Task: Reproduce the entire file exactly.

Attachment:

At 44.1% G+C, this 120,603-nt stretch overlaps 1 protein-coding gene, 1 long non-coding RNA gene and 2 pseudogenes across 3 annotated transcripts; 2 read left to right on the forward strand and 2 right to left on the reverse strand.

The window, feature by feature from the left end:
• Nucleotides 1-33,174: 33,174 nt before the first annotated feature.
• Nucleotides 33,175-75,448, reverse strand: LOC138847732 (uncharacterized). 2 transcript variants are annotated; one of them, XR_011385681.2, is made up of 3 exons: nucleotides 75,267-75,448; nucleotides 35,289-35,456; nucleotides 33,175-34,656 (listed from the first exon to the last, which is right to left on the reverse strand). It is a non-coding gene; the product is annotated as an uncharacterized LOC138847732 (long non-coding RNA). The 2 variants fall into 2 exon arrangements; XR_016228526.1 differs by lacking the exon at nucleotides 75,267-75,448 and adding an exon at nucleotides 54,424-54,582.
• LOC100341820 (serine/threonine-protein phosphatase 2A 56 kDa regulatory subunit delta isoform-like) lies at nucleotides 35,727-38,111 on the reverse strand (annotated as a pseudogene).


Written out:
At 44.1% G+C, this 120,603-nt stretch overlaps 1 protein-coding gene, 1 long non-coding RNA gene and 2 pseudogenes across 3 annotated transcripts; 2 read left to right on the forward strand and 2 right to left on the reverse strand.

The window, feature by feature from the left end:
• Nucleotides 1-33,174: 33,174 nt before the first annotated feature.
• Nucleotides 33,175-75,448, reverse strand: LOC138847732 (uncharacterized). 2 transcript variants are annotated; one of them, XR_011385681.2, is made up of 3 exons: nucleotides 75,267-75,448; nucleotides 35,289-35,456; nucleotides 33,175-34,656 (listed from the first exon to the last, which is right to left on the reverse strand). It is a non-coding gene; the product is annotated as an uncharacterized LOC138847732 (long non-coding RNA). The 2 variants fall into 2 exon arrangements; XR_016228526.1 differs by lacking the exon at nucleotides 75,267-75,448 and adding an exon at nucleotides 54,424-54,582.
• LOC100341820 (serine/threonine-protein phosphatase 2A 56 kDa regulatory subunit delta isoform-like) lies at nucleotides 35,727-38,111 on the reverse strand (annotated as a pseudogene).